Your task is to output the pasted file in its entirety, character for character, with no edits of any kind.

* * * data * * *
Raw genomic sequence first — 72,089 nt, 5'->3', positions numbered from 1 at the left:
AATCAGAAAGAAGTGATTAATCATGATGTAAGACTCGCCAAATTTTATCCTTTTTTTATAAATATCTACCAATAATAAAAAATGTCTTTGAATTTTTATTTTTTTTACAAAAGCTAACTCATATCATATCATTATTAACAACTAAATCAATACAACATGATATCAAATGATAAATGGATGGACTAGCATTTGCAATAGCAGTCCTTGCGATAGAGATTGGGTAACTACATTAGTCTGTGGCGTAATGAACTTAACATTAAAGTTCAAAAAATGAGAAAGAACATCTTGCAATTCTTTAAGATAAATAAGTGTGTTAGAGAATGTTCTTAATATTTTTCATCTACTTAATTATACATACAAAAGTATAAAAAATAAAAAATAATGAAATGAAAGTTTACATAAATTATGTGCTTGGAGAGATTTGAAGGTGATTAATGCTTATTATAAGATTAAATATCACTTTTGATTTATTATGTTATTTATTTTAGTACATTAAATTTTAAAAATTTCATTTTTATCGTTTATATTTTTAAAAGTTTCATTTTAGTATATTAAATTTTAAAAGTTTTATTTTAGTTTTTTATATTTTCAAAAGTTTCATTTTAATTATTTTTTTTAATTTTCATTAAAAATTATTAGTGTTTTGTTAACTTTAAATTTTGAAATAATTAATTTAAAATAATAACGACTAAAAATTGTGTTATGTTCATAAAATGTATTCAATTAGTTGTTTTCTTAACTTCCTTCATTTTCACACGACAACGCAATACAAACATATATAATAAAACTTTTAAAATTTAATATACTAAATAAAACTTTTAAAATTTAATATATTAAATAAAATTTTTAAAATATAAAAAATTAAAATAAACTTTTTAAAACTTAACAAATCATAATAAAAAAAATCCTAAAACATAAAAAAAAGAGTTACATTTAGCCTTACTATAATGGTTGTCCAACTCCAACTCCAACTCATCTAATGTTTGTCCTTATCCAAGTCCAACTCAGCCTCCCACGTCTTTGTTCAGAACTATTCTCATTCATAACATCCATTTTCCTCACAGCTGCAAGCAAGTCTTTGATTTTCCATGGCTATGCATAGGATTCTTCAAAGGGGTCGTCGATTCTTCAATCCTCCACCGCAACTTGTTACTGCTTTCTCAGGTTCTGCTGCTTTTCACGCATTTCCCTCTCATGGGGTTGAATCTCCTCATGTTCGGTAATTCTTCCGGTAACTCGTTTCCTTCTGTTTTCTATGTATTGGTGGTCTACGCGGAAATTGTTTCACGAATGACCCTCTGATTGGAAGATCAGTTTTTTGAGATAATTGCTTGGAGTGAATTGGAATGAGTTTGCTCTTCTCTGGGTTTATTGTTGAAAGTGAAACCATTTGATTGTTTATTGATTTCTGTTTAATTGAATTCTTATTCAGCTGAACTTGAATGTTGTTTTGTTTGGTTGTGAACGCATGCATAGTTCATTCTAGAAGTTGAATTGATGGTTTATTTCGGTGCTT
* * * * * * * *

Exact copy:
Raw genomic sequence first — 72,089 nt, 5'->3', positions numbered from 1 at the left:
AATCAGAAAGAAGTGATTAATCATGATGTAAGACTCGCCAAATTTTATCCTTTTTTTATAAATATCTACCAATAATAAAAAATGTCTTTGAATTTTTATTTTTTTTACAAAAGCTAACTCATATCATATCATTATTAACAACTAAATCAATACAACATGATATCAAATGATAAATGGATGGACTAGCATTTGCAATAGCAGTCCTTGCGATAGAGATTGGGTAACTACATTAGTCTGTGGCGTAATGAACTTAACATTAAAGTTCAAAAAATGAGAAAGAACATCTTGCAATTCTTTAAGATAAATAAGTGTGTTAGAGAATGTTCTTAATATTTTTCATCTACTTAATTATACATACAAAAGTATAAAAAATAAAAAATAATGAAATGAAAGTTTACATAAATTATGTGCTTGGAGAGATTTGAAGGTGATTAATGCTTATTATAAGATTAAATATCACTTTTGATTTATTATGTTATTTATTTTAGTACATTAAATTTTAAAAATTTCATTTTTATCGTTTATATTTTTAAAAGTTTCATTTTAGTATATTAAATTTTAAAAGTTTTATTTTAGTTTTTTATATTTTCAAAAGTTTCATTTTAATTATTTTTTTTAATTTTCATTAAAAATTATTAGTGTTTTGTTAACTTTAAATTTTGAAATAATTAATTTAAAATAATAACGACTAAAAATTGTGTTATGTTCATAAAATGTATTCAATTAGTTGTTTTCTTAACTTCCTTCATTTTCACACGACAACGCAATACAAACATATATAATAAAACTTTTAAAATTTAATATACTAAATAAAACTTTTAAAATTTAATATATTAAATAAAATTTTTAAAATATAAAAAATTAAAATAAACTTTTTAAAACTTAACAAATCATAATAAAAAAAATCCTAAAACATAAAAAAAAGAGTTACATTTAGCCTTACTATAATGGTTGTCCAACTCCAACTCCAACTCATCTAATGTTTGTCCTTATCCAAGTCCAACTCAGCCTCCCACGTCTTTGTTCAGAACTATTCTCATTCATAACATCCATTTTCCTCACAGCTGCAAGCAAGTCTTTGATTTTCCATGGCTATGCATAGGATTCTTCAAAGGGGTCGTCGATTCTTCAATCCTCCACCGCAACTTGTTACTGCTTTCTCAGGTTCTGCTGCTTTTCACGCATTTCCCTCTCATGGGGTTGAATCTCCTCATGTTCGGTAATTCTTCCGGTAACTCGTTTCCTTCTGTTTTCTATGTATTGGTGGTCTACGCGGAAATTGTTTCACGAATGACCCTCTGATTGGAAGATCAGTTTTTTGAGATAATTGCTTGGAGTGAATTGGAATGAGTTTGCTCTTCTCTGGGTTTATTGTTGAAAGTGAAACCATTTGATTGTTTATTGATTTCTGTTTAATTGAATTCTTATTCAGCTGAACTTGAATGTTGTTTTGTTTGGTTGTGAACGCATGCATAGTTCATTCTAGAAGTTGAATTGATGGTTTATTTCGGTGCTT